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April 24, 2011

Moab: Pipe Dream

Filed under: Infrared, MTB Travel, Photography, Southwest United States, The List, United States — anotherheader @ 7:40 pm

Milt's Stop & Eat for a post ride meal (Super Color Infrared)

Moab is seeing a renaissance in trail building.  For years, the mountain biking trail inventory in this Eastern Utah Mecca was static.  Historic sandy Jeep roads defined the area’s mountain biking trails.  This is changing.  Significant singletrack trail additions, most notably in the Sovereign, Bar M, and Porcupine Rim areas, have opened up many new excellent trail options.  There’s even a new set of trails near scenic Dead Horse Point State Park.

Another area where there’s new stuff to be ridden in Moab is the ubiquitous utility corridor.  The power and pipeline swath sits near the hills on the southwest side of town.  Here lies a new trail, Pipe Dream.

We learned of Pipe Dream on a visit to the Chili Pepper bike shop.  The trail sits on the shoulder of Moab’s western hills.  It can be accessed at many points from the neighborhoods.  We reached the trail with a short climb of an old Jeep road off of Doc Allen Drive.  When the Jeep track crossed Pipe Dream we arbitrarily turned right onto the singeltrack trail.  It didn’t matter which direction we turned.  Pipe Dream can be ridden in both directions.

Becky rides over a ridge on Pipe Dream with the snow capped La Sal Mountains in the background

Pipe Dream fits squarely within the modern style of mountain biking trail building.  Indeed, professional trail builders Jeff Fink and Scott Escott are responsible for the design.  All around the world a new generation of trail architects make challenging singletrack to the stable IMBA standard.  Gone are the fall line trail disasters and the virtually paved four-foot wide multi-use super highways.  Grade reversals and rock tread armoring are characteristic of the new trail doctrine.  The new trails, like Pipe Dream, are stable, challenging, and dead on fun to ride.

It took a major effort to build Pipe Dream.  The tread sits in a rocky area with plenty of side slope.  Benching a trail in these conditions cannot have been easy.  Add in the rockwork and the effort seems enormous.  From the saddle of the bike the result is worth it.  Pipe Dream is a blast to ride.  Challenging and tricky rock sections are linked by a meandering hillside tread.  And always there’s a reminder of the punishing exposure off of the downhill side of the trail.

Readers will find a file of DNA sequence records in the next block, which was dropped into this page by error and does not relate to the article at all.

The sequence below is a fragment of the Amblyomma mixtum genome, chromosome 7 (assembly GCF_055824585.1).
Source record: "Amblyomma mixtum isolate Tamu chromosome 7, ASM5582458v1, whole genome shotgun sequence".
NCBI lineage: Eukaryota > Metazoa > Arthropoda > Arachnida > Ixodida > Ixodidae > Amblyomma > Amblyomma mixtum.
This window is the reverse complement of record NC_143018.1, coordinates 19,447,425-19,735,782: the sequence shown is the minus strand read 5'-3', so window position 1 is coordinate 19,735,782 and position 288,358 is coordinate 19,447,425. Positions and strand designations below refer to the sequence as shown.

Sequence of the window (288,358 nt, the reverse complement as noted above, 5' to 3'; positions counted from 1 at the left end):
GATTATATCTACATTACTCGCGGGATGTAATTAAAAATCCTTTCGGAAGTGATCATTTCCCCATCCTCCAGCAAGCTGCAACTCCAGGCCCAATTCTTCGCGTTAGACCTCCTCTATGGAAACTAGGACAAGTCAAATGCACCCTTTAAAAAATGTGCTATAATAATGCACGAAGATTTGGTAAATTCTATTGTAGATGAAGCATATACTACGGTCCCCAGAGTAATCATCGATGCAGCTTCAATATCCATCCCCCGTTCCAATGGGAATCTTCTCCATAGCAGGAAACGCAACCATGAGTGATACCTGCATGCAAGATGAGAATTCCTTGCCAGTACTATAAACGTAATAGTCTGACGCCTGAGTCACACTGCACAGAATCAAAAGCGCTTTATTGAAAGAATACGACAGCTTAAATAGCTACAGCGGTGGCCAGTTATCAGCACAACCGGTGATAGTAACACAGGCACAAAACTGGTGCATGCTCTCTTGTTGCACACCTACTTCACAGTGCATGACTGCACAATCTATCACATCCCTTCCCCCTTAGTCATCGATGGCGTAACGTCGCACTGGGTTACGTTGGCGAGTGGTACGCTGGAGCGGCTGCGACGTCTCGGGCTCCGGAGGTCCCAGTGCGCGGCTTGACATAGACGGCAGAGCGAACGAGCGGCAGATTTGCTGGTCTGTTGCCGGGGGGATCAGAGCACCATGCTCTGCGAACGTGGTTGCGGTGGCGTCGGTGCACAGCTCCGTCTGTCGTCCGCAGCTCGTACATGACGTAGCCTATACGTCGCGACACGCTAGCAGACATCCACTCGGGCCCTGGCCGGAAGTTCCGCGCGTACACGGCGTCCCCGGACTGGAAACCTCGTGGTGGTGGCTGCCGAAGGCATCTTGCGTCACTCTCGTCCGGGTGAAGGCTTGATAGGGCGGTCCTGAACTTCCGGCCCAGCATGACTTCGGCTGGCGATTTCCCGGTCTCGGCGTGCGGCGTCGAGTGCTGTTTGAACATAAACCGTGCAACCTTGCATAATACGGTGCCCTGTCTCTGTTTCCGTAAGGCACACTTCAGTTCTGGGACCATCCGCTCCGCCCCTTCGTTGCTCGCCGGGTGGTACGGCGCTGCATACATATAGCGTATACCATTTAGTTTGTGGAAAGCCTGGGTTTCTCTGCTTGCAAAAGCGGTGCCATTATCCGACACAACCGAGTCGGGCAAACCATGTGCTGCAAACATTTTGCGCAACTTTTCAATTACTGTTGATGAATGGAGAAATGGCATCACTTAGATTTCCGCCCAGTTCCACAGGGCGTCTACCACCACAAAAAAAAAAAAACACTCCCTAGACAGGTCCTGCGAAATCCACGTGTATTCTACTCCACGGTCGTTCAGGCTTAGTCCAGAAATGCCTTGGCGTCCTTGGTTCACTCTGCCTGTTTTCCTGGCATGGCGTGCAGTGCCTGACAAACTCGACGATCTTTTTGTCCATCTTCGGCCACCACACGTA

Currently Pipe Dream consists of about 5 miles of tread.  This is sure to change as the trail building continues.  The goal is to create continuous corridor of singletrack with several loop options.  Some of the lower and easier trail is already in place.  When everything is completed, covering this trail system should make for a good day of riding.  Even now, ten miles of out and return on slow and tricky Pipe Dream makes for a significant effort.

One thing assures that Pipe Dream will be a popular Moab trail option.  It’s in town.  You can leave your car behind.  Moab has never been much on non-epic ride-in ride-out trail riding.  Pipe Dream is an excellent start in this direction.  For those wanting a short riding day this new trail will be a top choice.  Besides, you can park your bike in front of a brew pup at the end of a ride.  You can’t beat that.

Now you can visit Moab and expect to find new trails.  The capitol of old school destination mountain biking is getting fresh track additions.  New school meets old school and the good gets better.


Food:


Milt’s Stop & Eat

356 Mill Creek Drive

Moab, UT 84532-2850

(435) 259-7424


This popular place on Moab’s old main drag offers excellent burgers, both beef and buffalo, along with fresh cut French fries and tasty shakes.  With an outdoor eating area, it is perfect for a post ride meal.  Milt’s is located at the bottom of the road up to Slickrock Trail.


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1 Comment »

  1. […] Pipe Dream  (Moab Utah, 2011) […]

    Pingback by The List « Another Header — January 11, 2012 @ 3:17 am


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